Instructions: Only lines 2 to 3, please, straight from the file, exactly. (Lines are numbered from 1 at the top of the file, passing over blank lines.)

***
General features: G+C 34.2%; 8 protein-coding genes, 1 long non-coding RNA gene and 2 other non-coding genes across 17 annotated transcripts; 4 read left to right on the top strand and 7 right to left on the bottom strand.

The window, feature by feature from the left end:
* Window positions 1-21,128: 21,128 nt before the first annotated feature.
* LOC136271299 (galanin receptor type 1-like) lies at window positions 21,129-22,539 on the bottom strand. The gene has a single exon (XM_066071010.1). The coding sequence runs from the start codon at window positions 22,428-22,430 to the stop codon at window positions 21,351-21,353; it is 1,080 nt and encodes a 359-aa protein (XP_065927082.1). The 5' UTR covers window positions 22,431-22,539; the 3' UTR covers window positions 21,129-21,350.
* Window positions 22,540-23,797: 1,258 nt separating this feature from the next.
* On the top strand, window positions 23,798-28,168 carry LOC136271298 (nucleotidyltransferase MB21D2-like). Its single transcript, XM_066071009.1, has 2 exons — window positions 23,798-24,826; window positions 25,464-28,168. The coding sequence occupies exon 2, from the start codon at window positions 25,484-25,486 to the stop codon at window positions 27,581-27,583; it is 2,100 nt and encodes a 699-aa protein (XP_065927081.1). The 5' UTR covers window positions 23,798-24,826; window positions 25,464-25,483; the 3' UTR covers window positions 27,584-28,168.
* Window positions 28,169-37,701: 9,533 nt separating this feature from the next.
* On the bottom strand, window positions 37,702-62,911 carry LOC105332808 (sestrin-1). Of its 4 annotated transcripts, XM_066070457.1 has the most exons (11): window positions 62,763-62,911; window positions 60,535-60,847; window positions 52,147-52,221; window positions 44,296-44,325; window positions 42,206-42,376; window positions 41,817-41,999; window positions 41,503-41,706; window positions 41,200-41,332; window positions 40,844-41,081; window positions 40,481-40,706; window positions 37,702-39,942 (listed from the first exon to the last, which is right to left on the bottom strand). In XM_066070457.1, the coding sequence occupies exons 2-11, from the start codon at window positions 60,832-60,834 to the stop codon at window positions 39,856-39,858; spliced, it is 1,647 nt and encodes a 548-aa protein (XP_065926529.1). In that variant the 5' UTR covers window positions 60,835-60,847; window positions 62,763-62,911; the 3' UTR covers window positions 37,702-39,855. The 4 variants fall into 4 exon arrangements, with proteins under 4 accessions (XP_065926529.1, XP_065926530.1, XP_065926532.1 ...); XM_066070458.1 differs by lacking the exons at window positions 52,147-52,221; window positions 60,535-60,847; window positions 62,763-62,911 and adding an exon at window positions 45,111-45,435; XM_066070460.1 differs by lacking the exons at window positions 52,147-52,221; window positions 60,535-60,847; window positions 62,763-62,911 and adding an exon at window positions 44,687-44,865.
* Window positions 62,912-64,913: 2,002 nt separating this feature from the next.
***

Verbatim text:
The window, feature by feature from the left end:
* Window positions 1-21,128: 21,128 nt before the first annotated feature.